How was it, you ask? How was your Christmas?
First, let me say that I am writing from Vancouver's airport, waiting for a 7 am flight that has been delayed to 8 am: another travel day off to a stellar start. This while the nervous sweat in my armpits is still drying out after the drive here, chauffeured swervingly by my father (still heavily bandaged after the surgery that amputated two fingers on his right hand, seemingly blind in the dark, and afflicted, like so many of the 80+ set, by the conviction that 40 kmh is close enough to the posted speed limit of 100kmh).
My Christmas was so bad, so bad, I am going to transcribe here the terrible poetry I wrote about it. I will lose the 3 readers I have, and I will be sad about that. But that's how bad it was. So bad my judgement is even worse than usual. So bad that even though I know I am not Michael Ondaatje, I imagine the lines below through the filter of his excellent writing and delude myself (well, not quite), about their passability.
In case it's not clear: being away from my children over Christmas was devastating, damaging, punishing. In the cold neon light of the airport I can joke a little, but this may take some time to recover from. This is an experience which is indeed like an injury and all the more confusing because 1) it is so terribly painful and 2) it results directly from decisions I made, and is thus self-inflicted.
I want the depth of grief to add up to something, to mean something, to be convertible into some good outcome. (It's also tempting to try to do deals with the gods "if I never have to feel this bad again I will be the best mother, I will be the best person, I will perform endless acts of charity.")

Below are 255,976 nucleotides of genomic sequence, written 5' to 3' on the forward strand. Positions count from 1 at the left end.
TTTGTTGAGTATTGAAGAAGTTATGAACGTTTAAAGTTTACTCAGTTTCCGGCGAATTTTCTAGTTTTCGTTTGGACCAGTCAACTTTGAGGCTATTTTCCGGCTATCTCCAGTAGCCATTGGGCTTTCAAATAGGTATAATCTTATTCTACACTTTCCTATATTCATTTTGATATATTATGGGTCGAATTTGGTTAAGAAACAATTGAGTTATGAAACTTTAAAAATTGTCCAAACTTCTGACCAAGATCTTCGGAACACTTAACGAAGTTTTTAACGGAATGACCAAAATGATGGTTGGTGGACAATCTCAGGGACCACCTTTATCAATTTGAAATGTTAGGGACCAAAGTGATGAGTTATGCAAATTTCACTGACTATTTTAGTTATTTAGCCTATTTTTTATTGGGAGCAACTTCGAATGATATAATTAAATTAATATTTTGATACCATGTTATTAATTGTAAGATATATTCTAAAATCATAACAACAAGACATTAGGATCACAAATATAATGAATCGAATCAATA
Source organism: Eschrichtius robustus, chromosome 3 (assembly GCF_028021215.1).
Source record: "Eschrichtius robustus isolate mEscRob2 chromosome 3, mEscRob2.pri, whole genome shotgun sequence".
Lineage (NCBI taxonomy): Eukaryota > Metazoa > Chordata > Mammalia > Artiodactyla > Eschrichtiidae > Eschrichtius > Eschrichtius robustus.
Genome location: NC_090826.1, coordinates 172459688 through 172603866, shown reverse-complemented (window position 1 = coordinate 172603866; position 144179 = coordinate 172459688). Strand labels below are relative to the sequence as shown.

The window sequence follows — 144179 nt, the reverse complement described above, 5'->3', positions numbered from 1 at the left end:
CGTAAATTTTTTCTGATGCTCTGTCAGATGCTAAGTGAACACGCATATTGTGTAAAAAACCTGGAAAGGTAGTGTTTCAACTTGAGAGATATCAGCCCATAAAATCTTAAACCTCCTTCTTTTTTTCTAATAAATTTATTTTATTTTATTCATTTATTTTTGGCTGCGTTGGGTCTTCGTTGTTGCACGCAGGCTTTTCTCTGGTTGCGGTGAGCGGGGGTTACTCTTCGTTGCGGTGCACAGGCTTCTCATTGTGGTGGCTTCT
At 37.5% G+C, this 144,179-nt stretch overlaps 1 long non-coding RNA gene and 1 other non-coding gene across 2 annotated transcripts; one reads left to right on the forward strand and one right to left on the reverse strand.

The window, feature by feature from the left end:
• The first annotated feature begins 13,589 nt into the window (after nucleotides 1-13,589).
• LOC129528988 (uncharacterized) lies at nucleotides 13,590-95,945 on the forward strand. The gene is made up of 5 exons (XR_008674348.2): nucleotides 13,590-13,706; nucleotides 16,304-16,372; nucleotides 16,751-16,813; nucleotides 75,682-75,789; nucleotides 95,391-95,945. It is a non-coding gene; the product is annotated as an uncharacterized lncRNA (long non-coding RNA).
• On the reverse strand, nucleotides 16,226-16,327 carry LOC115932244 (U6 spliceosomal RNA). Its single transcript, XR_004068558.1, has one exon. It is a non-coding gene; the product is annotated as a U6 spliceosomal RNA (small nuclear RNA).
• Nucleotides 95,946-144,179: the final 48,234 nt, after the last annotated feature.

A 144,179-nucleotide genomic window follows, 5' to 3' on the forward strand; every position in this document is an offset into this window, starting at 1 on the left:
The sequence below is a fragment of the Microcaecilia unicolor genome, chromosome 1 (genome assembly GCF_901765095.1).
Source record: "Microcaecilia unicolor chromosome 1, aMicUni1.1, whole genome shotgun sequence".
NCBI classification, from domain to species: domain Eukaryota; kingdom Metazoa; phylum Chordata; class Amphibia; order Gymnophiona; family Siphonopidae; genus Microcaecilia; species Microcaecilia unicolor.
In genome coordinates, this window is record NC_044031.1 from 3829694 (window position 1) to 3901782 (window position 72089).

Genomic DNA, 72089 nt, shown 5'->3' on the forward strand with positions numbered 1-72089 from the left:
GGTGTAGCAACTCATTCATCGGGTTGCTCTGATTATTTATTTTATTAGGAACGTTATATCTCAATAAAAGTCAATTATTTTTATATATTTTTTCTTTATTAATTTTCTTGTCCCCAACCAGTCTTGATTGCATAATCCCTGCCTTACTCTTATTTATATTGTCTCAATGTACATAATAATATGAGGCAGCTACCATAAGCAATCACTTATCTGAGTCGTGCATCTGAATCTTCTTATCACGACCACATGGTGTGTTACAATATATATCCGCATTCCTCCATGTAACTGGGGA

Here're the two poems. It's unlikely I will regularly post poetry, so it may be safe to come back to momosyllabic in a week or so. (Bonus for those who scroll to the bottom of this post: a picture of my three fingered father.)
Christmas in Vancouver
The lights on the ski slope at Grouse Mountain hang in dark distance
like a spangled fishing net thrown up from the coast into the mountain's pines.
My heels slip in cold earth. I walk along King George Highway.
But the hearth fire I've carried here in my chest
is out of control
two young blond heads I cannot sniff
too far to kiss them
too long from them.
I walk as one burning,
becoming fossil dark
in orange flame
and smoke tears.
something will be left
some architecture desolate of flesh?
(And I miss you too, love--
hard as shock--
the worst realized here
neither you nor my children near me)
over this raze--
Stumble on to an uncertain future.
And then there's one more, just as mediocre (even more melodrama!)
So low I'm under
I see it all from below
I lean back into
the people I love
walk past over me.
And now: take a look at my father! 7 weeks out from surgery. Only three fingers on his dominant hand, and still a goofball. Go Pappa.